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Abstract—We present a new algorithm which creates redundant trees on arbitrary noderedundant or linkredundant networks. These trees are such that any node is connected to the common root of the trees by at least one of the trees in case of node or link failure. Our scheme provides rapid preplanned recovery of communications with great flexibility in the topology design. Unlike previous algorithms, our algorithm can establish two redundant trees in the case of a node failing in the network. In the case of failure of a communications link, our algorithm provides a superset of the previously known trees. Index Terms—Graph theory, multicasting, network recovery, network robustness, routing, trees. I.
A Survey of Combinatorial Optimization Problems in Multicast Routing
, 2003
"... In multicasting routing, the main objective is to send data from one or more source to multiple destinations, while at the same time minimizing the usage of resources. Examples of resources which can be minimized include bandwidth, time and connection costs. In this paper we survey applications of c ..."
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Cited by 37 (1 self)
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In multicasting routing, the main objective is to send data from one or more source to multiple destinations, while at the same time minimizing the usage of resources. Examples of resources which can be minimized include bandwidth, time and connection costs. In this paper we survey applications of combinatorial optimization to multicast routing. We discuss the most important problems considered in this area, as well as their models. Algorithms for each of the main problems are also presented.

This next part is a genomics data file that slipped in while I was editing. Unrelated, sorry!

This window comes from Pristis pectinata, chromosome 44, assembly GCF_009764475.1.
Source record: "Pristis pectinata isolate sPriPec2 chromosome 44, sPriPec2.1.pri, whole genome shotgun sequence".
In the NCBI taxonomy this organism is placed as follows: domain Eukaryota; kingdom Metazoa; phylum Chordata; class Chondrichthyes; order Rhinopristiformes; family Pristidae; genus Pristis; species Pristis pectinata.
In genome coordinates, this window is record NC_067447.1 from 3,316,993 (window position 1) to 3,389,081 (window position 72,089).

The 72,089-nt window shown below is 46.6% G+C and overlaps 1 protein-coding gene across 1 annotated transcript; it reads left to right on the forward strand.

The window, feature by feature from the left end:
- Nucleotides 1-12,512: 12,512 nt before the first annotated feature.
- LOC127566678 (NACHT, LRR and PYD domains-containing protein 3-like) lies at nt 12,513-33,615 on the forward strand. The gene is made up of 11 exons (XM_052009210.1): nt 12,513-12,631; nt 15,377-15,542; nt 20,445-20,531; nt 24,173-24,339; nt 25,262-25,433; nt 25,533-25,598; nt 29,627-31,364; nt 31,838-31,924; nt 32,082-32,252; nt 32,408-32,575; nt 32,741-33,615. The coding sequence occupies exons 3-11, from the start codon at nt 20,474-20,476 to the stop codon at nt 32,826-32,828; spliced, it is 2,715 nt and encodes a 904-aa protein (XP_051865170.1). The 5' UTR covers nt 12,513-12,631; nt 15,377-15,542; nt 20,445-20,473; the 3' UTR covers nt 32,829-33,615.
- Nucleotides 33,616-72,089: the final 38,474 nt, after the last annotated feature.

A Unicastbased Approach for Streaming Multicast
, 2001
"... Network layer multicast is know as the most efficient way to support multicast sessions. However, for security, QoS and other considerations, most of the realtime application protocols can be better served by upper layer (transport or application) multicast. In this paper we propose a scheme called ..."
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Cited by 31 (0 self)
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Network layer multicast is know as the most efficient way to support multicast sessions. However, for security, QoS and other considerations, most of the realtime application protocols can be better served by upper layer (transport or application) multicast. In this paper we propose a scheme called MRTP for multicast RTP sessions. The idea behind this scheme is to set up the multicast RTP session over a set of unicast RTP sessions, established between the various participants (source and destinations) of the multicast session. We then address the issue of finding a set of paths with maximum bottleneck for an MRTP session. We show that this problem is NPComplete, and propose several heuristics to solve it.
Subpath Protection for Scalability and Fast Recovery in Optical . . .
, 2004
"... This paper investigates survivable lightpath provisioning and fast protection switching for generic meshbased optical networks employing wavelengthdivision multiplexing (WDM). We propose subpath protection, which is a generalization of sharedpath protection. The main ideas of subpath protection ..."
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Cited by 24 (5 self)